Category Archives: Today’s Birthday

Ronald McNair (1950)

A nationally recognized US physicist, accomplished saxophonist, and black belt in karate, McNair was selected to join NASA’s astronaut training program in 1978. Six years later, aboard the space shuttle Challenger, he became the second African American in space. His next trip into orbit was to take place on the same shuttle on January 28, 1986, and McNair brought his sax along for the ride, intending to be the first to record an original piece of music in space. Why did this never happen? Discuss

Source: The Free Dictionary

Arthur Rimbaud (1854)

Rimbaud may have put down his pen when he was just 19 to lead an international vagabond life as a merchant and trader, but in his few years as a poet, the precocious young Frenchman managed to create a literary legacy that would have a lasting influence on the symbolists and subsequent modern poets. He put his verbal virtuosity on display in works like “The Drunken Boat,” A Season in Hell, and Illuminations. Who shot and wounded Rimbaud during one of their many lovers’ quarrels? Discuss

Source: The Free Dictionary

Carlo Urbani (1956)

In February 2003, Urbani, an Italian physician employed by the World Health Organization (WHO), was called to examine a man hospitalized in Hanoi, Vietnam, with what was initially thought to be the flu or pneumonia. Recognizing that it was in fact a new and highly contagious disease, Urbani immediately notified the WHO, prompting a rapid global response that ultimately saved many lives, though sadly not his own. The doctor himself soon succumbed to the disease he had identified. What was it? Discuss

Source: The Free Dictionary

Pierre Trudeau (1919)

As prime minister of Canada from 1968–79 and 1980–84, Trudeau advocated a strong federal government and took a determined stand against the Quebec separatist movement. Despite his opposition to Quebec’s independence, he supported Canadian sovereignty and secured for the country a new constitution in 1982 that precipitated its official independence from Britain. He also had French adopted as an official state language. How did Trudeau figure into an alleged plot to assassinate Fidel Castro? Discuss

Source: The Free Dictionary

Mae Carol Jemison (1956)

Born in America at a time when being black and female were considered distinct disadvantages, particularly in the scientific community, Jemison nevertheless had big dreams and intense drive. She studied medicine and was a practicing physician until the late 1980s, when she made history by becoming the first black female astronaut. In 1992, she skyrocketed to fame aboard the US space shuttle Endeavour as the first African-American woman in space. Why did she resign from NASA the next year? Discuss

Source: The Free Dictionary

Oscar Wilde (1854)

Wilde was an Irish poet, novelist, and playwright who mocked social conventions and scandalized English society with his unorthodox ideas and conduct. He is best known for his sophisticated, witty plays, among them Lady Windermere’s Fan and The Importance of Being Earnest, as well as his novel The Picture of Dorian Gray, about a handsome young man who purchases eternal youth at the expense of his soul. Why did Wilde spend his final years living abroad under an assumed name? Discuss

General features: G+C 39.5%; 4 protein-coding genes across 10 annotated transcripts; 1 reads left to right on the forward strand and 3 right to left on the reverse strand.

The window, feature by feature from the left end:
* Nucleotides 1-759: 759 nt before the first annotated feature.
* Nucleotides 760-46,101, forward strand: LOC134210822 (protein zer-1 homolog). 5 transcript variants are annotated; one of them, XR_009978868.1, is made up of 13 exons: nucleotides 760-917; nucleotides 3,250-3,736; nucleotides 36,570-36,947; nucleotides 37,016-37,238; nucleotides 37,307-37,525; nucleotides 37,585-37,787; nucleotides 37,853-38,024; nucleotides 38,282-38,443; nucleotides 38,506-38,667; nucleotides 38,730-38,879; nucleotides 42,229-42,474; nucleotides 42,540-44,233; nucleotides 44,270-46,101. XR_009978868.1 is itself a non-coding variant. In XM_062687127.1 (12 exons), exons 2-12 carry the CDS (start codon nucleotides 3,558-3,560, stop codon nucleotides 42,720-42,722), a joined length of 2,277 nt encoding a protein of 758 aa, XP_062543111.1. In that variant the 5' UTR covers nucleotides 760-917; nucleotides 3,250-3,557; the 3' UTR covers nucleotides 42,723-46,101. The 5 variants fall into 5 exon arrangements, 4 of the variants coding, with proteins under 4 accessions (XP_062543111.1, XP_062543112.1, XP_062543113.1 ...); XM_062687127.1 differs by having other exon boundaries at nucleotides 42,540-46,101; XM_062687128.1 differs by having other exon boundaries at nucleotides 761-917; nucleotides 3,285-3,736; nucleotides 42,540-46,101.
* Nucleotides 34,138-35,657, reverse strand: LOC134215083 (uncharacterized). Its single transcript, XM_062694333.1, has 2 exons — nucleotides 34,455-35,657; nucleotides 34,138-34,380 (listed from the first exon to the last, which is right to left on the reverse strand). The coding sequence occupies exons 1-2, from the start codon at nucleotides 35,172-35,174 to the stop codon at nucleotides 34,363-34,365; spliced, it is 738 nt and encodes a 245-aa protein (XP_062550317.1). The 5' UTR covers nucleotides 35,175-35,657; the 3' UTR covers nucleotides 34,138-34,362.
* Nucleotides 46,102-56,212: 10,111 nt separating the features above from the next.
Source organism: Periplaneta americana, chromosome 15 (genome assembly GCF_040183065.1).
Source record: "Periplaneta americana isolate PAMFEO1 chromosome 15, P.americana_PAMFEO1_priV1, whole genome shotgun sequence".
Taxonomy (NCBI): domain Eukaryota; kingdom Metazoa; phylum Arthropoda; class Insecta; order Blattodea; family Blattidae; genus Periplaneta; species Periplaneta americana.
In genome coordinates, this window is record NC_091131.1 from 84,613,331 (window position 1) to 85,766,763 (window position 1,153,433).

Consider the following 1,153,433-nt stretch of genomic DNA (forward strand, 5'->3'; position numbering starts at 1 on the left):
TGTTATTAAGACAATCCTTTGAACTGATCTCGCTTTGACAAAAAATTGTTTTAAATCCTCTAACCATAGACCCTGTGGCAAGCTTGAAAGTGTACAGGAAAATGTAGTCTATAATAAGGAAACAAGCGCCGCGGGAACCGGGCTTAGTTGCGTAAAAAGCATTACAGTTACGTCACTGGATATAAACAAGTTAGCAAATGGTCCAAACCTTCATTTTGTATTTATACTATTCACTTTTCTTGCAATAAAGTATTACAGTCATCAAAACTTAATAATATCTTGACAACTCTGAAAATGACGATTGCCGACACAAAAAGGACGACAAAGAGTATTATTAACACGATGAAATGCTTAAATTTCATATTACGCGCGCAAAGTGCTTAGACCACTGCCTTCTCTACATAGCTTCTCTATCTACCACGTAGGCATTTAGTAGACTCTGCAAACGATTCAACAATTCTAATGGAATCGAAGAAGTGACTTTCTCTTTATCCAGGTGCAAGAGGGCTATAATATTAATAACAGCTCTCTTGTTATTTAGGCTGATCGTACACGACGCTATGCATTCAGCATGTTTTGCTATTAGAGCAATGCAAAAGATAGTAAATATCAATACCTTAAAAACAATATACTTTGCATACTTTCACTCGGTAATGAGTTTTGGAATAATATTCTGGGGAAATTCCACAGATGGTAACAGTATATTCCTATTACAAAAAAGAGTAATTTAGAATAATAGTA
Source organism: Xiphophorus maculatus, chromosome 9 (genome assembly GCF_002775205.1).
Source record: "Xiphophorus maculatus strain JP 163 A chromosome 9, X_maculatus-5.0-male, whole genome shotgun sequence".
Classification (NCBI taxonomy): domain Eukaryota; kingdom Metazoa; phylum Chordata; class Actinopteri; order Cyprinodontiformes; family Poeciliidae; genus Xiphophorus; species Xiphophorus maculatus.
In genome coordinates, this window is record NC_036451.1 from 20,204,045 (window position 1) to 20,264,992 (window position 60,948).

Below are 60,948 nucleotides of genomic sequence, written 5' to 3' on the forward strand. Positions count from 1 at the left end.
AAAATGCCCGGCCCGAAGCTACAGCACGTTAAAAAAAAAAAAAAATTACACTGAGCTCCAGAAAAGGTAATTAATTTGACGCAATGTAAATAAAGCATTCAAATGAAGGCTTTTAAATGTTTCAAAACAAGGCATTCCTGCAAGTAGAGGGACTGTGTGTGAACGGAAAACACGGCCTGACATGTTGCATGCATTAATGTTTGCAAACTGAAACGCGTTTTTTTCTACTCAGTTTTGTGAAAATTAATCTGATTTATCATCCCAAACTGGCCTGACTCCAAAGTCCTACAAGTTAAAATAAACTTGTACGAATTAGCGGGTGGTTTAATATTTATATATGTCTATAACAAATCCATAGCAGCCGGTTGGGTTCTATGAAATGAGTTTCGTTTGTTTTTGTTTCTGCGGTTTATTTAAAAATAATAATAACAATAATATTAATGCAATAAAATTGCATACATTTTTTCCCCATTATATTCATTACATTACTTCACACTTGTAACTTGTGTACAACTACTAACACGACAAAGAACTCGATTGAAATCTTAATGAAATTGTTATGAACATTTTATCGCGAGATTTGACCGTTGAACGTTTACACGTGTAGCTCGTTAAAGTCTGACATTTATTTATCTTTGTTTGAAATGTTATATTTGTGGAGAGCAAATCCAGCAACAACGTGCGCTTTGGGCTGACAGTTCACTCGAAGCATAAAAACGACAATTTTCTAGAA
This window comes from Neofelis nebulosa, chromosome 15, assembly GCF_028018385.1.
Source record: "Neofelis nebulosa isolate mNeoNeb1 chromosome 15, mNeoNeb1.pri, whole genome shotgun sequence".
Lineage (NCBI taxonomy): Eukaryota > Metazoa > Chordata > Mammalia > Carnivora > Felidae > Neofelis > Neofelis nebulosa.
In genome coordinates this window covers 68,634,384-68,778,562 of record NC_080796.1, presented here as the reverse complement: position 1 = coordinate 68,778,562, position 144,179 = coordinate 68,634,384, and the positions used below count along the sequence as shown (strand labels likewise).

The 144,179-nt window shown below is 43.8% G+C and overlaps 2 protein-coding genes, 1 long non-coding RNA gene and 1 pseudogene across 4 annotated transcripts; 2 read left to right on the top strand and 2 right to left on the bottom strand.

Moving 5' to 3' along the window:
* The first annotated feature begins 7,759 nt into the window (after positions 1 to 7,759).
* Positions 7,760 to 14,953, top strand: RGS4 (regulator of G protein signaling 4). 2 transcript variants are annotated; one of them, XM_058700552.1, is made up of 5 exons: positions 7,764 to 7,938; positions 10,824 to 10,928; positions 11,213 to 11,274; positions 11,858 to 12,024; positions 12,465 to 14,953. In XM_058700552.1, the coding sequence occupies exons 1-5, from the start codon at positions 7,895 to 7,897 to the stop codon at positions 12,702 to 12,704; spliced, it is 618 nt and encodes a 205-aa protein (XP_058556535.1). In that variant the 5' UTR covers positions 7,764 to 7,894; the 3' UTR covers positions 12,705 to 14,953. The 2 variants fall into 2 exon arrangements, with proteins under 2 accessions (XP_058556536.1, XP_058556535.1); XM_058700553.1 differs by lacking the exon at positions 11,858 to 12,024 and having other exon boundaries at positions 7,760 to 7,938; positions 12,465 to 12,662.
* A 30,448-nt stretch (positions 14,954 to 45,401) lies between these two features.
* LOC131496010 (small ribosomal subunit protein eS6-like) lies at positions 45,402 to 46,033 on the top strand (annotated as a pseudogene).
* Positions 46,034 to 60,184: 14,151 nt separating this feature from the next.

Source: The Free Dictionary

Marie Carmichael Stopes (1880)

A Scottish paleobotanist whose first marriage was annulled—and allegedly never consummated—Stopes went on to publish a controversial yet highly influential sex manual, Married Love, in 1918. Thereafter, she became a pioneer in the field of family planning, opening the first birth-control clinic in the British Empire in 1921. Stopes helped break down taboos and improve women’s reproductive health, but her support of what field of reproductive science has somewhat marred her reputation? Discuss

Source: The Free Dictionary

Hannah Arendt (1906)

Jewish political philosopher Hannah Arendt fled Germany for France and then the US following Hitler’s rise to power in 1933. Her reputation as a scholar and writer was firmly established with the publication of The Origins of Totalitarianism, which linked Nazism and Communism to 19th-century imperialism and anti-Semitism. Her next major publication, The Human Condition, likewise received wide acclaim. What controversial concept did she put forth in her Eichmann in Jerusalem? Discuss

Source: The Free Dictionary

Rudolf Ludwig Karl Virchow (1821)

A German pathologist, anthropologist, and statesman, Virchow contributed to nearly every branch of medical science, was a member of the Prussian lower house and later the Reichstag, and was a leader of the liberal party opposed to Bismarck. He coined the terms “thrombosis” and “embolism” and supported emerging ideas on cell division and metabolism. His many contributions earned him the appellation “Father of Modern Pathology.” What was the “Sausage Duel,” and how was Virchow involved in it? Discuss

Source: The Free Dictionary

Luciano Pavarotti (1935)

Originally a schoolteacher, Pavarotti only began his vocal training in his 20s but nevertheless became one of the most successful tenors of all time. He made his professional debut in 1961 and then debuted at La Scala in 1965 and the Metropolitan Opera in 1968. A popular favorite, Pavarotti was noted for the rich and ringing clarity of his voice as well as for his immense personal charm. At the peak of his career, his concerts drew hundreds of thousands of attendees. Where did he last perform? Discuss

Source: The Free Dictionary